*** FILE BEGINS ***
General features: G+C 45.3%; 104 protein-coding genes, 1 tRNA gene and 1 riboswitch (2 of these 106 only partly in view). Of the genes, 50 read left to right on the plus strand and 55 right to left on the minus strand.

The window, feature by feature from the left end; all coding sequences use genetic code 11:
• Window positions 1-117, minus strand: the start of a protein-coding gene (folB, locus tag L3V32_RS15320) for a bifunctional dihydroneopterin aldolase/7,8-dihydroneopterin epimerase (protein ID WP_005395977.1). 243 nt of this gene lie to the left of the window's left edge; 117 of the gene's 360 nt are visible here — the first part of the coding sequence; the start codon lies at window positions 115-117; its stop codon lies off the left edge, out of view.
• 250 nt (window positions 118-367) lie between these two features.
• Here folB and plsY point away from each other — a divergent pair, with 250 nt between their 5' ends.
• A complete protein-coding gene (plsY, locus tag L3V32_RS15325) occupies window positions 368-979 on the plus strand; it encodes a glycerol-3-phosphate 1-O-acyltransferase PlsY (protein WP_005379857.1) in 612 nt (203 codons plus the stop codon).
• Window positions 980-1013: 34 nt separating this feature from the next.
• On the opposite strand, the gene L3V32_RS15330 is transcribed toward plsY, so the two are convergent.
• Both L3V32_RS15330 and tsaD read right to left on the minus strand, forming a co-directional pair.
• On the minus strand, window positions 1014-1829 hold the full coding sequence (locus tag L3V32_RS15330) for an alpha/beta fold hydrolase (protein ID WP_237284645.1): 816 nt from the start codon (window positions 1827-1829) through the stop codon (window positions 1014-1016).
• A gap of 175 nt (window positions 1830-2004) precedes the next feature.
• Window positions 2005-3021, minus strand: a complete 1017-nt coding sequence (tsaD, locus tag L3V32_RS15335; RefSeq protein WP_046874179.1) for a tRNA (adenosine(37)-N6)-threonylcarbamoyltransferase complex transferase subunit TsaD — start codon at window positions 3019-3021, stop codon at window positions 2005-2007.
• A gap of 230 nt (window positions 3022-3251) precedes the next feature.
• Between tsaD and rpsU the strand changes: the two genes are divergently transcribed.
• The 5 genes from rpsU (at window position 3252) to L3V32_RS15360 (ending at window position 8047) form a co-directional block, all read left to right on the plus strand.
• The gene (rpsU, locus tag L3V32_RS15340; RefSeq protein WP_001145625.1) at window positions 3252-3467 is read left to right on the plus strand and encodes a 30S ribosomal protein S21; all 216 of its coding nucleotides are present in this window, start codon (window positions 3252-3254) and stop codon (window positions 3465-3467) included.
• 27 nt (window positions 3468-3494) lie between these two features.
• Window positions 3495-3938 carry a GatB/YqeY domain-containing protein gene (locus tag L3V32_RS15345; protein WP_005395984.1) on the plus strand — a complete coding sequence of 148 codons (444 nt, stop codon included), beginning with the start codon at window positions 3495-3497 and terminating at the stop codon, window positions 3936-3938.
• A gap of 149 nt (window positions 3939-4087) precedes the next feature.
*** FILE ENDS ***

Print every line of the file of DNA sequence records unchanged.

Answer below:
General features: G+C 45.3%; 104 protein-coding genes, 1 tRNA gene and 1 riboswitch (2 of these 106 only partly in view). Of the genes, 50 read left to right on the plus strand and 55 right to left on the minus strand.

The window, feature by feature from the left end; all coding sequences use genetic code 11:
• Window positions 1-117, minus strand: the start of a protein-coding gene (folB, locus tag L3V32_RS15320) for a bifunctional dihydroneopterin aldolase/7,8-dihydroneopterin epimerase (protein ID WP_005395977.1). 243 nt of this gene lie to the left of the window's left edge; 117 of the gene's 360 nt are visible here — the first part of the coding sequence; the start codon lies at window positions 115-117; its stop codon lies off the left edge, out of view.
• 250 nt (window positions 118-367) lie between these two features.
• Here folB and plsY point away from each other — a divergent pair, with 250 nt between their 5' ends.
• A complete protein-coding gene (plsY, locus tag L3V32_RS15325) occupies window positions 368-979 on the plus strand; it encodes a glycerol-3-phosphate 1-O-acyltransferase PlsY (protein WP_005379857.1) in 612 nt (203 codons plus the stop codon).
• Window positions 980-1013: 34 nt separating this feature from the next.
• On the opposite strand, the gene L3V32_RS15330 is transcribed toward plsY, so the two are convergent.
• Both L3V32_RS15330 and tsaD read right to left on the minus strand, forming a co-directional pair.
• On the minus strand, window positions 1014-1829 hold the full coding sequence (locus tag L3V32_RS15330) for an alpha/beta fold hydrolase (protein ID WP_237284645.1): 816 nt from the start codon (window positions 1827-1829) through the stop codon (window positions 1014-1016).
• A gap of 175 nt (window positions 1830-2004) precedes the next feature.
• Window positions 2005-3021, minus strand: a complete 1017-nt coding sequence (tsaD, locus tag L3V32_RS15335; RefSeq protein WP_046874179.1) for a tRNA (adenosine(37)-N6)-threonylcarbamoyltransferase complex transferase subunit TsaD — start codon at window positions 3019-3021, stop codon at window positions 2005-2007.
• A gap of 230 nt (window positions 3022-3251) precedes the next feature.
• Between tsaD and rpsU the strand changes: the two genes are divergently transcribed.
• The 5 genes from rpsU (at window position 3252) to L3V32_RS15360 (ending at window position 8047) form a co-directional block, all read left to right on the plus strand.
• The gene (rpsU, locus tag L3V32_RS15340; RefSeq protein WP_001145625.1) at window positions 3252-3467 is read left to right on the plus strand and encodes a 30S ribosomal protein S21; all 216 of its coding nucleotides are present in this window, start codon (window positions 3252-3254) and stop codon (window positions 3465-3467) included.
• 27 nt (window positions 3468-3494) lie between these two features.
• Window positions 3495-3938 carry a GatB/YqeY domain-containing protein gene (locus tag L3V32_RS15345; protein WP_005395984.1) on the plus strand — a complete coding sequence of 148 codons (444 nt, stop codon included), beginning with the start codon at window positions 3495-3497 and terminating at the stop codon, window positions 3936-3938.
• A gap of 149 nt (window positions 3939-4087) precedes the next feature.